Council to consider repealing ordinance
EAST LIVERPOOL – City council will be considering legislation Monday repealing a previously adopted ordinance that authorized the detachment of territory from the city.
During a meeting Tuesday morning of council’s ordinance/recreation committee meeting, Chairman Russell Dray presented an ordinance to that effect, which was forwarded for council’s review.
The earlier ordinance was adopted by council in 1996, assenting to the detachment of state-owned four-lane highways from the city.
The issue recently was revisited during a conversation with the Ohio Department of Transportation, which offered three options for maintenance of state routes 7, 11, 30 and 39.
One of those options is to detach, or de-annex, the highways, which would cause their maintenance to revert to Liverpool Township.
Service-Safety Director Ryan Estell has done some research into the possibility, but recently told council more information is being gathered before a decision should be made. He had outlined the pros and cons of detaching the highways at that time.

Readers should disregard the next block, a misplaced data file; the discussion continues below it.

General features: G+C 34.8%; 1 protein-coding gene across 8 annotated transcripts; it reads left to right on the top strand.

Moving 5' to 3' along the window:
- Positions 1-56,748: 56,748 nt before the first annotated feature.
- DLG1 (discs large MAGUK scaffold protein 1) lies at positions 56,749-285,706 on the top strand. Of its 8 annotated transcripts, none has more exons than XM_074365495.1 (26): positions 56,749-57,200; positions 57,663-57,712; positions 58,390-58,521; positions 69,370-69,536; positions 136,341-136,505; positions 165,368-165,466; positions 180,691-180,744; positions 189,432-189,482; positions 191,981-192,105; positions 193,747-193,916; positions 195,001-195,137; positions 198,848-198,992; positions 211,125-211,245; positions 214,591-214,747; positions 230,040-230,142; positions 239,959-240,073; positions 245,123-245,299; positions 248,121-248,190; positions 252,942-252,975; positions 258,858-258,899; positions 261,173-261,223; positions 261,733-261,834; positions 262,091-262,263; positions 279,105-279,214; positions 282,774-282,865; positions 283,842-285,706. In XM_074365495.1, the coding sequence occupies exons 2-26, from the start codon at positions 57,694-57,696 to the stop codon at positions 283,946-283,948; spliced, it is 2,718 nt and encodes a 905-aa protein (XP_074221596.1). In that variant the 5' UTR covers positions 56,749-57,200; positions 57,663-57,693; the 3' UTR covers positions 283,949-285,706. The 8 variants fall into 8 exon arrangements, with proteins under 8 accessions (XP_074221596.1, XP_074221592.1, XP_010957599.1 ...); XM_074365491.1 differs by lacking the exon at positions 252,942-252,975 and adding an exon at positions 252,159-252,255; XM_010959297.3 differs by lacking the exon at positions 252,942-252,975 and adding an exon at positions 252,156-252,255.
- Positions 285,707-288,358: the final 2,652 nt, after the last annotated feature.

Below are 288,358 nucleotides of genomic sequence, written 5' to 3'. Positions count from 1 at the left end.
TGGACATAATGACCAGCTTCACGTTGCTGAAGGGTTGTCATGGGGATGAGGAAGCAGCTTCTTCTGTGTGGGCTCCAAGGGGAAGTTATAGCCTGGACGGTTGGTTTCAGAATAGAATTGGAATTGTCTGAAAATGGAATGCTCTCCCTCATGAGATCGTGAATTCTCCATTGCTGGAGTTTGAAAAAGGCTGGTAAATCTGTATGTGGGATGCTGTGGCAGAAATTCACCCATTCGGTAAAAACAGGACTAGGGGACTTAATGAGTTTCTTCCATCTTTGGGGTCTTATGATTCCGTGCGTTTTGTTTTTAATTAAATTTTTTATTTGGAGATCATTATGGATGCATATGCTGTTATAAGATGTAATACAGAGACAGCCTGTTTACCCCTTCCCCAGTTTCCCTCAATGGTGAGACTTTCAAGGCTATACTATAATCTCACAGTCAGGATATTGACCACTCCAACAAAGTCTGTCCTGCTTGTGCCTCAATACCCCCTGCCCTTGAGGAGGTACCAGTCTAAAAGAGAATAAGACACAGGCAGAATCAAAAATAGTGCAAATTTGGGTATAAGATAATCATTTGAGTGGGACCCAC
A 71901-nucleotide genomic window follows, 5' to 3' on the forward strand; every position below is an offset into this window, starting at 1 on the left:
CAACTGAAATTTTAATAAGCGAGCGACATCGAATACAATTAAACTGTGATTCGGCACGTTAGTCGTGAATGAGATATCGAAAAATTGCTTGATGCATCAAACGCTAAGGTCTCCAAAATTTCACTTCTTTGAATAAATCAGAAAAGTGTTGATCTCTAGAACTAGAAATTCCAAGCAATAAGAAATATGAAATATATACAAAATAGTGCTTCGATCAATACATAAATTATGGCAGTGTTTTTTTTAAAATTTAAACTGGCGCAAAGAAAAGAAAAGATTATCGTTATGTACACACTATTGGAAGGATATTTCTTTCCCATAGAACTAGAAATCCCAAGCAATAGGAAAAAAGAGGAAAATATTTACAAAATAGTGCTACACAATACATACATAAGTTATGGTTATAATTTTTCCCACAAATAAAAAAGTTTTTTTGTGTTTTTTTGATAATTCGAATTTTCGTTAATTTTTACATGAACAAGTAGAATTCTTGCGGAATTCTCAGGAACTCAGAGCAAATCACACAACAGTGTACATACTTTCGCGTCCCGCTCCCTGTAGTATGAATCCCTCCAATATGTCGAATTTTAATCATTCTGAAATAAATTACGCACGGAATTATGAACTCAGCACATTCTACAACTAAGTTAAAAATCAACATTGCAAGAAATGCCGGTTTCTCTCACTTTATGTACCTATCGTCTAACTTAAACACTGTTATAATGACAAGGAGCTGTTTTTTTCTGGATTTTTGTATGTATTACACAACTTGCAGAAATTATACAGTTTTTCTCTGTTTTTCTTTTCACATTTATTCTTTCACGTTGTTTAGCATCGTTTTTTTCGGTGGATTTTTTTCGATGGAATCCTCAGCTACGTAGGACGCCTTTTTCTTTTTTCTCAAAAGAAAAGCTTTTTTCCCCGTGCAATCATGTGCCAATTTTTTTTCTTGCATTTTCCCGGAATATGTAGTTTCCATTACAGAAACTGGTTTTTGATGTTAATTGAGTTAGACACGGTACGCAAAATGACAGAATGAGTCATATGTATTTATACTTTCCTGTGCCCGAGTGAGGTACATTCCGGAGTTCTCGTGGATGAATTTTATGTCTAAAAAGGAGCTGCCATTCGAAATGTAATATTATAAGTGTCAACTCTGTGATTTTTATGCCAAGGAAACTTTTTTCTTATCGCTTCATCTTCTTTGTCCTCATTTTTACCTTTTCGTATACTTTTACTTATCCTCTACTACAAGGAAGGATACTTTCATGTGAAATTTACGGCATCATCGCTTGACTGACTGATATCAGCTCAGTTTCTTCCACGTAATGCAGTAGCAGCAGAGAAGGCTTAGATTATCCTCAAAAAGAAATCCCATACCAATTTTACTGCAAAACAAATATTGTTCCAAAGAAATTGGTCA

However, council members Ray Perorazio and Ryan Stovall adamantly opposed the move, calling for repeal of the earlier ordinance, even though that detachment had never taken place in 1996.
If council adopts this latest ordinance repealing the original ordinance, council would then have to pass new legislation if it decides to detach the highways.
In a related issue, Estell provided council members Tuesday with several ordinances dating as far back as 1978 authorizing agreements with ODOT for maintenance of the highways.
Dray also reported to the committee that he is trying to have the American Queen riverboat make a stop in the city during a July trip between Cincinnati and Pittsburgh, and the committee agreed to forward that plan to council for consideration.
The finance/labor committee forwarded two ordinances to council for consideration, both amending the budget by adjusting appropriations.
One ordinance increases appropriations for the indigent drivers fund by $30,000 to pay for such services as alcohol and drug assessments and treatments for those charged by the court.
Although he supported forwarding the legislation to council, committee member Charles Wade said he considered it a “waste of money,” since “these people keep coming back to the same thing.”
The second budgetary ordinance forwarded to council increases appropriations in court capital improvements by $20,000 for contractual and consulting and adjusted appropriations in water R&I by $187,052.